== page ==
As we enter the fourth quarter and approach spring break, our workload starts to ramp up (three tests in two days!). With the increase in everything that we have to do comes the decrease in everything that we want to do, which leaves us with an excess of procrastination time. I, when met with a unreasonably large workload, can knock out an entire season of some random show in my Netflix queue in one seven-hour binge session. This process, however, leaves me feeling like the scourge of humanity, with blurry eyes and back pain from my uncomfortable, motionless sprawl on my couch. Faced with the important conundrum of how to waste a potentially productive stretch of time, I’ve experimented with my time allocation. A TV marathon is all well and good, but it leaves me wasted afterwards. A more responsible and less painful procrastination technique is to read a good book.
I know that chugging through 40 pages of assigned reading per night can turn you off the reading-for-pleasure idea, but reading for fun is completely different; in fact, it’s scientifically proven to improve your mood (also, one study showed that reading for pleasure for 45 minutes each day can decrease the chance of developing Alzheimer’s Disease by 2.5%). Here are my spring recommendations for some solid reading material.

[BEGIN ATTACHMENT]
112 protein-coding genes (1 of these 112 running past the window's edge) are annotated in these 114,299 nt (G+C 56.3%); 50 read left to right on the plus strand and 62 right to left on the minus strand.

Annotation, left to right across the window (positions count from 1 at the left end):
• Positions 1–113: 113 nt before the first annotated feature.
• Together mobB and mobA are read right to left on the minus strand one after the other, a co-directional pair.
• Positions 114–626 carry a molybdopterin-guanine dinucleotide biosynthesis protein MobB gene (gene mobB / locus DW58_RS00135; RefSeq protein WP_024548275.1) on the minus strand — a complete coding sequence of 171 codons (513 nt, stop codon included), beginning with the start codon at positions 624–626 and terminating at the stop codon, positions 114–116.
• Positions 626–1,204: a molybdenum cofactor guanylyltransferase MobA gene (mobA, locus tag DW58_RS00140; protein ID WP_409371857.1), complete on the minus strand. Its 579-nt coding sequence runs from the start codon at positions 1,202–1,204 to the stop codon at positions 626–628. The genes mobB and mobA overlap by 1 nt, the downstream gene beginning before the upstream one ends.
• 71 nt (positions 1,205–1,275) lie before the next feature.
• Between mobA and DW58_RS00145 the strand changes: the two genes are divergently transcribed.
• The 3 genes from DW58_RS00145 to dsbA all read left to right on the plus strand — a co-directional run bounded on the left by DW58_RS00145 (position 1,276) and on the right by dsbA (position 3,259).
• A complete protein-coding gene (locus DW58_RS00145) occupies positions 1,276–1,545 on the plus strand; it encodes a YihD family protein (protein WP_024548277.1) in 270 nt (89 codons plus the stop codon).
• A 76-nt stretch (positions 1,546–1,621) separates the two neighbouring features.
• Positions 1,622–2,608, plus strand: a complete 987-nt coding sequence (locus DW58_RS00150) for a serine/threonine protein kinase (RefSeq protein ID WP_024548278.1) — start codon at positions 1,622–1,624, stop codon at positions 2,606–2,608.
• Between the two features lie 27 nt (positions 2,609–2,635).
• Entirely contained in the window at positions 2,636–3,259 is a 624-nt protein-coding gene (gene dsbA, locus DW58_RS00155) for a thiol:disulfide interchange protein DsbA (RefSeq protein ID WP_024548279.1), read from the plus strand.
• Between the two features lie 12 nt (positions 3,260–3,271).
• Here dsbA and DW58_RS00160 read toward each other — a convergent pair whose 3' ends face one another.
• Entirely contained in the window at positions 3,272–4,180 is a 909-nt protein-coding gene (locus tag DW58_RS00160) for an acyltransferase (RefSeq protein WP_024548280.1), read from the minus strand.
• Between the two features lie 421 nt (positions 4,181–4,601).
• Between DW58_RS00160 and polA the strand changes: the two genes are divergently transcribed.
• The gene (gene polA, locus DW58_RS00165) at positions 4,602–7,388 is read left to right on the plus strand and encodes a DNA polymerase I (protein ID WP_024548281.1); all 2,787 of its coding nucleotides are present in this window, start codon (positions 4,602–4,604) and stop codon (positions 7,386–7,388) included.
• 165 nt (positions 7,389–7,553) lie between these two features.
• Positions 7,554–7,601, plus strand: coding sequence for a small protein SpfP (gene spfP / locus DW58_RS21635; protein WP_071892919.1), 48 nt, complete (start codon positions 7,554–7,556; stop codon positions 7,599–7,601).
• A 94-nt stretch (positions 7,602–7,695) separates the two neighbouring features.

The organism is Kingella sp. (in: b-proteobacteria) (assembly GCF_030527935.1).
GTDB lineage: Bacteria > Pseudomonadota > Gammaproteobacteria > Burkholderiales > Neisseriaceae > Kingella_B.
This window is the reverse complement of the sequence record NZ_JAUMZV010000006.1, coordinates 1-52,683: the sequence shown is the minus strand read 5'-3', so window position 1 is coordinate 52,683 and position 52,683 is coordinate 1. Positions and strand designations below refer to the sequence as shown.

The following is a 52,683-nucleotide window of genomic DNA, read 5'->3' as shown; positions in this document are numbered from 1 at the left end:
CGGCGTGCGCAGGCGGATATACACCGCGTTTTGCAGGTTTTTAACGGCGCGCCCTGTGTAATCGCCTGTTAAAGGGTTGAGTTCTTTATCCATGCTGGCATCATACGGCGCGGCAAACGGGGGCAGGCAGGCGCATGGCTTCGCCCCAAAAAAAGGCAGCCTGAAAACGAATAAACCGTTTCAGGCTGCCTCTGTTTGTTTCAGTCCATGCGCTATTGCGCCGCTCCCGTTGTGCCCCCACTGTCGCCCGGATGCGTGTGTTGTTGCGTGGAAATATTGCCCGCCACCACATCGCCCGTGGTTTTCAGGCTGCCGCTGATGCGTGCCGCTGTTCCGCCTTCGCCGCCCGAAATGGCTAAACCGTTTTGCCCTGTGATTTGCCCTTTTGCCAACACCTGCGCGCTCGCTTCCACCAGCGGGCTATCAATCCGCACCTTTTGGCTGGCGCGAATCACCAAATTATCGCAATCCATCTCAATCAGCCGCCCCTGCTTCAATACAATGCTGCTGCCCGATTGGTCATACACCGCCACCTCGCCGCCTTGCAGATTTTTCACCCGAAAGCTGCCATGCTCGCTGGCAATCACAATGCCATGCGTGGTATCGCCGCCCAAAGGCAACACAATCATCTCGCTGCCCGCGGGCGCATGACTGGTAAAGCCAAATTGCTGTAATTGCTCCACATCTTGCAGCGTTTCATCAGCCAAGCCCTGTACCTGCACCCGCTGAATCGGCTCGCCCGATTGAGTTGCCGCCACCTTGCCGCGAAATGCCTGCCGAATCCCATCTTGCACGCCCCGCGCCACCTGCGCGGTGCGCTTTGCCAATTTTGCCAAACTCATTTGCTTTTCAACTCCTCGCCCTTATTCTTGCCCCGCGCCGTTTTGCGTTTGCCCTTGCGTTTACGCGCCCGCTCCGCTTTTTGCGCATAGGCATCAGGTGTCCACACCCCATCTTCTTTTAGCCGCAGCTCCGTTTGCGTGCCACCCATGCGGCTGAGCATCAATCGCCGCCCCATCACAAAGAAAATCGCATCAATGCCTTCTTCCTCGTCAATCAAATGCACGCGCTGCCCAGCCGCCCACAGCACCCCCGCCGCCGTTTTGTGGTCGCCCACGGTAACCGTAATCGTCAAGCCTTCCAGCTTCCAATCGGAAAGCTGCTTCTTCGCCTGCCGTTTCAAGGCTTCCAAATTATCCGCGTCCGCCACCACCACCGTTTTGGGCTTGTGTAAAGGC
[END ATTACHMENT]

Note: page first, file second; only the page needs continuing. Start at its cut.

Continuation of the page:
Books for when you have 15 minutes of time to burn and you don’t feel like getting bogged down with ruminations on the complexities of human existence.
The Hitchhiker’s Guide to the Galaxy by Douglas Adams. This book follows Arthur Dent, who, after his house is bulldozed to make room for a bypass, finds his planet bulldozed to make room for an intergalactic bypass. Dent is launched involuntarily into a nomadic lifestyle as he rockets through space with his alien friend.
If you haven’t read this book yet, then WHAT ARE YOU DOING? It’s hilarious and completely engrossing. I could not recommend this book highly enough. Written with a dry, detached wit, the Hitchhiker’s Guide to the Galaxy is a must read for any fiction enthusiast and is a great intro-to-science-fiction novel. Arthur Dent presents a deeply relatable character who internalizes the insanity of his new reality with a confused disinterest, in one instance sidelining the spaceship by sending it forth on a massively difficult mathematical problem, all to make him a cup of tea.